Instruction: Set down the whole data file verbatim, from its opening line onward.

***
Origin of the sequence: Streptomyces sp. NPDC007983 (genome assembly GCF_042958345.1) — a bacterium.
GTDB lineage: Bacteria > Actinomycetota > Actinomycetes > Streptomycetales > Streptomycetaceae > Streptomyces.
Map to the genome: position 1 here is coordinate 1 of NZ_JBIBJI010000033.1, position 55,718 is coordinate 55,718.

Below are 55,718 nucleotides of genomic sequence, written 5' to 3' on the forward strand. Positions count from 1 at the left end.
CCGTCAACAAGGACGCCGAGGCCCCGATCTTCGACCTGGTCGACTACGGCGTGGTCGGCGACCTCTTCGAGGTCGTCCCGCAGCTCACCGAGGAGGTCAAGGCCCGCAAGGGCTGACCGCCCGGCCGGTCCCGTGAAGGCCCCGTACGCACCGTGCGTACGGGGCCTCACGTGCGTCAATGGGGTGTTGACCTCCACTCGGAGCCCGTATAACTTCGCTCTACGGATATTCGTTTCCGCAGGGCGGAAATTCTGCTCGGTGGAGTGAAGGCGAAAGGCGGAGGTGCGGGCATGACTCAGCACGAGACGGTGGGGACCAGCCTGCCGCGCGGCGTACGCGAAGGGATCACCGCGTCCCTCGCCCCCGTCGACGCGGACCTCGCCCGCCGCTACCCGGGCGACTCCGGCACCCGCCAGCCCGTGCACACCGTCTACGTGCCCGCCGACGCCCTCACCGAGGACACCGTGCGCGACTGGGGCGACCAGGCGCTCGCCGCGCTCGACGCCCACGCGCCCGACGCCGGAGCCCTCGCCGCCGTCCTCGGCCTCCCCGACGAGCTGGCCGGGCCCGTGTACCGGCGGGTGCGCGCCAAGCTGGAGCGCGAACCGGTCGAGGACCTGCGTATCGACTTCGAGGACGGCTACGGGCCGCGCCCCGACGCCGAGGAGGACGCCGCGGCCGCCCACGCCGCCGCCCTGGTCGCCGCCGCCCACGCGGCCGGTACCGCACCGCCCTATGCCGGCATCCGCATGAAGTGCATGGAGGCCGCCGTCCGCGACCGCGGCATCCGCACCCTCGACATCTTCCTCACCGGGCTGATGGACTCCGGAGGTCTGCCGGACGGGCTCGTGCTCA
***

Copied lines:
Origin of the sequence: Streptomyces sp. NPDC007983 (genome assembly GCF_042958345.1) — a bacterium.
GTDB lineage: Bacteria > Actinomycetota > Actinomycetes > Streptomycetales > Streptomycetaceae > Streptomyces.
Map to the genome: position 1 here is coordinate 1 of NZ_JBIBJI010000033.1, position 55,718 is coordinate 55,718.

Below are 55,718 nucleotides of genomic sequence, written 5' to 3' on the forward strand. Positions count from 1 at the left end.
CCGTCAACAAGGACGCCGAGGCCCCGATCTTCGACCTGGTCGACTACGGCGTGGTCGGCGACCTCTTCGAGGTCGTCCCGCAGCTCACCGAGGAGGTCAAGGCCCGCAAGGGCTGACCGCCCGGCCGGTCCCGTGAAGGCCCCGTACGCACCGTGCGTACGGGGCCTCACGTGCGTCAATGGGGTGTTGACCTCCACTCGGAGCCCGTATAACTTCGCTCTACGGATATTCGTTTCCGCAGGGCGGAAATTCTGCTCGGTGGAGTGAAGGCGAAAGGCGGAGGTGCGGGCATGACTCAGCACGAGACGGTGGGGACCAGCCTGCCGCGCGGCGTACGCGAAGGGATCACCGCGTCCCTCGCCCCCGTCGACGCGGACCTCGCCCGCCGCTACCCGGGCGACTCCGGCACCCGCCAGCCCGTGCACACCGTCTACGTGCCCGCCGACGCCCTCACCGAGGACACCGTGCGCGACTGGGGCGACCAGGCGCTCGCCGCGCTCGACGCCCACGCGCCCGACGCCGGAGCCCTCGCCGCCGTCCTCGGCCTCCCCGACGAGCTGGCCGGGCCCGTGTACCGGCGGGTGCGCGCCAAGCTGGAGCGCGAACCGGTCGAGGACCTGCGTATCGACTTCGAGGACGGCTACGGGCCGCGCCCCGACGCCGAGGAGGACGCCGCGGCCGCCCACGCCGCCGCCCTGGTCGCCGCCGCCCACGCGGCCGGTACCGCACCGCCCTATGCCGGCATCCGCATGAAGTGCATGGAGGCCGCCGTCCGCGACCGCGGCATCCGCACCCTCGACATCTTCCTCACCGGGCTGATGGACTCCGGAGGTCTGCCGGACGGGCTCGTGCTCA